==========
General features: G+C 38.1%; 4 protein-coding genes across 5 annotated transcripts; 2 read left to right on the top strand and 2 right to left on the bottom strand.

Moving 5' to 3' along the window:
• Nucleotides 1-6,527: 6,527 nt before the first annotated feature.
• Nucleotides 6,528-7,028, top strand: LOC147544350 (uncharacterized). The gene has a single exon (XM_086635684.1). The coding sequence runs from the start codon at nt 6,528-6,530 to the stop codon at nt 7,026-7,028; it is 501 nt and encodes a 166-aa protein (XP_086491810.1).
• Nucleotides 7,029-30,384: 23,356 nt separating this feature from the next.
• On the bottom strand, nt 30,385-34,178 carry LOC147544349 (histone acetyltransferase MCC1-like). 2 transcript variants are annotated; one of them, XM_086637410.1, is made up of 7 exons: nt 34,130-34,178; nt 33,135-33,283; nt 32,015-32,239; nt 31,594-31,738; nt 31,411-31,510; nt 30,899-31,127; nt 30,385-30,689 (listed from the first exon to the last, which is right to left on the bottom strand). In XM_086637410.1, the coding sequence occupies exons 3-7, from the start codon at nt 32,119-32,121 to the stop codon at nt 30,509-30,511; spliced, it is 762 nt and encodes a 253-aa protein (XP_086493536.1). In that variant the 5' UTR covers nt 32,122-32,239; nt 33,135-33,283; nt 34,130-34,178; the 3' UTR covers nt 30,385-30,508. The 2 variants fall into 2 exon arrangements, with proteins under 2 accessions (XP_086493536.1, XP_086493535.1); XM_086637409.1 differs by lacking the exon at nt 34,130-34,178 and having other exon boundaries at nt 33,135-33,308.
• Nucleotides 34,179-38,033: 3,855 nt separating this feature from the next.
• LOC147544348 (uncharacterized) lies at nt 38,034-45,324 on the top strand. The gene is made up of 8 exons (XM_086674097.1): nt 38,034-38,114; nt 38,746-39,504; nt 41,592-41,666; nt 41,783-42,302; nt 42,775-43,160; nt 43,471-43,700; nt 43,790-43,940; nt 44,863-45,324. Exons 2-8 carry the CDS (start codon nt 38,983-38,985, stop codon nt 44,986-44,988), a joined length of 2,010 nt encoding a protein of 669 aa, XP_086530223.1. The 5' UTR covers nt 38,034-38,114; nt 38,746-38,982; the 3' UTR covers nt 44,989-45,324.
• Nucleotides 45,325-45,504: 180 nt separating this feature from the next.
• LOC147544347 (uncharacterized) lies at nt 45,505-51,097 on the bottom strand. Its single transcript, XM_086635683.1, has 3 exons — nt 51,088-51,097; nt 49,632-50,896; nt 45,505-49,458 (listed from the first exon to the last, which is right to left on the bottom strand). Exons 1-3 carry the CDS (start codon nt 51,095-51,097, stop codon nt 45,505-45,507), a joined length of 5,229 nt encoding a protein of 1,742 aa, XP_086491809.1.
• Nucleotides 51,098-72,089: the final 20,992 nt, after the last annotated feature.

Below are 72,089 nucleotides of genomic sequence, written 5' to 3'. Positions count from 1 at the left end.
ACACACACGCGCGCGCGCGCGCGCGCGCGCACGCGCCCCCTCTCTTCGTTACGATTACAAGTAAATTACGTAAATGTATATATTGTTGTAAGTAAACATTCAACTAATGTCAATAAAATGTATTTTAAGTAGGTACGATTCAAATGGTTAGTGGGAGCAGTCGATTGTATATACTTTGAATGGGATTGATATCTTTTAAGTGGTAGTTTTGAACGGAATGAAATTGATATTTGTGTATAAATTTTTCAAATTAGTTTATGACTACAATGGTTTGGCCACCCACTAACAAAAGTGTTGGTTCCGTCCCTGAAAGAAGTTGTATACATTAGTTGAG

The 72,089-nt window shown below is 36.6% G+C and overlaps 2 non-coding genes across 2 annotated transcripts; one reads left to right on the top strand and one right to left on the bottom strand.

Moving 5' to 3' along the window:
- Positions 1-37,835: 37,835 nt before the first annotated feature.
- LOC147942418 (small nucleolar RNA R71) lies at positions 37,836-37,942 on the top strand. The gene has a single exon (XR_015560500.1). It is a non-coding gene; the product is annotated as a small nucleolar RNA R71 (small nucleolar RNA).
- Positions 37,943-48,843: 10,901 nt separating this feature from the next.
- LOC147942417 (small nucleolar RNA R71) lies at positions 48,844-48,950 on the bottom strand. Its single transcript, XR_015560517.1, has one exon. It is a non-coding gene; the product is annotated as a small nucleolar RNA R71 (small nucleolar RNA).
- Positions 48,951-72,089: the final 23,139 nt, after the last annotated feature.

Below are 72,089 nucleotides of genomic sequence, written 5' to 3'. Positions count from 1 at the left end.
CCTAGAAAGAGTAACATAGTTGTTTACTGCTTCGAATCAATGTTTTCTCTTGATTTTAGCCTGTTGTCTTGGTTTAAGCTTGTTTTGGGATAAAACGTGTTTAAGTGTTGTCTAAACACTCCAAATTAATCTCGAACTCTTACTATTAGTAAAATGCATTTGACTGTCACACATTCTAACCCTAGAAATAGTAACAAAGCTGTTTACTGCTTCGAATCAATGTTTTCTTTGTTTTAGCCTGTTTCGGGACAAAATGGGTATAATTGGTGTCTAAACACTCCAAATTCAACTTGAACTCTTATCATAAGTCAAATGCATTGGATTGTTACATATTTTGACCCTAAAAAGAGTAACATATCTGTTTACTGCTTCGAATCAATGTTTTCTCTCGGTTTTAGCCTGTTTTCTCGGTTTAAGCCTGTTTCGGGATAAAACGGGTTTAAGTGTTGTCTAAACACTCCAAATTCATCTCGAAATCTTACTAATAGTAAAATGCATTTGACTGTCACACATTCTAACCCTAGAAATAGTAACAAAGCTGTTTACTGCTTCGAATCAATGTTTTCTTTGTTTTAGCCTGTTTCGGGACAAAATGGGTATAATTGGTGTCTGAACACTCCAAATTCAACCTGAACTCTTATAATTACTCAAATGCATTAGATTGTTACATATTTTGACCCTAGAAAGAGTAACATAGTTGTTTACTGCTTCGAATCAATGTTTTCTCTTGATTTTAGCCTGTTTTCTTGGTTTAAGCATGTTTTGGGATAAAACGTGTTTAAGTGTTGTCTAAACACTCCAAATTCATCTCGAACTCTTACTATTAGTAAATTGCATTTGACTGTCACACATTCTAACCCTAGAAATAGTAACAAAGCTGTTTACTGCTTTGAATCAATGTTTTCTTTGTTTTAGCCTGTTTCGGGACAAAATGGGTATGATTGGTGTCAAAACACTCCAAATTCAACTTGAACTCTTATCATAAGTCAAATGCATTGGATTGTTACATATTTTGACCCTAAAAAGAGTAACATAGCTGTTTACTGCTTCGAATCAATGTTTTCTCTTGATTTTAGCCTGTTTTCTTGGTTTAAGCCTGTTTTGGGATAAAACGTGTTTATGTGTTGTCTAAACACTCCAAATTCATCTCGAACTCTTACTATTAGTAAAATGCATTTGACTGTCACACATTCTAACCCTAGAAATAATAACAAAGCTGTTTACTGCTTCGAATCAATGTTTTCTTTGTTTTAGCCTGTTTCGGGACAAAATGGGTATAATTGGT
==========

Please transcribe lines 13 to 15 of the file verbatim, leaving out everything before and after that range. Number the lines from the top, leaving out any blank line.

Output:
ACACACACGCGCGCGCGCGCGCGCGCGCGCACGCGCCCCCTCTCTTCGTTACGATTACAAGTAAATTACGTAAATGTATATATTGTTGTAAGTAAACATTCAACTAATGTCAATAAAATGTATTTTAAGTAGGTACGATTCAAATGGTTAGTGGGAGCAGTCGATTGTATATACTTTGAATGGGATTGATATCTTTTAAGTGGTAGTTTTGAACGGAATGAAATTGATATTTGTGTATAAATTTTTCAAATTAGTTTATGACTACAATGGTTTGGCCACCCACTAACAAAAGTGTTGGTTCCGTCCCTGAAAGAAGTTGTATACATTAGTTGAG

The 72,089-nt window shown below is 36.6% G+C and overlaps 2 non-coding genes across 2 annotated transcripts; one reads left to right on the top strand and one right to left on the bottom strand.

Moving 5' to 3' along the window: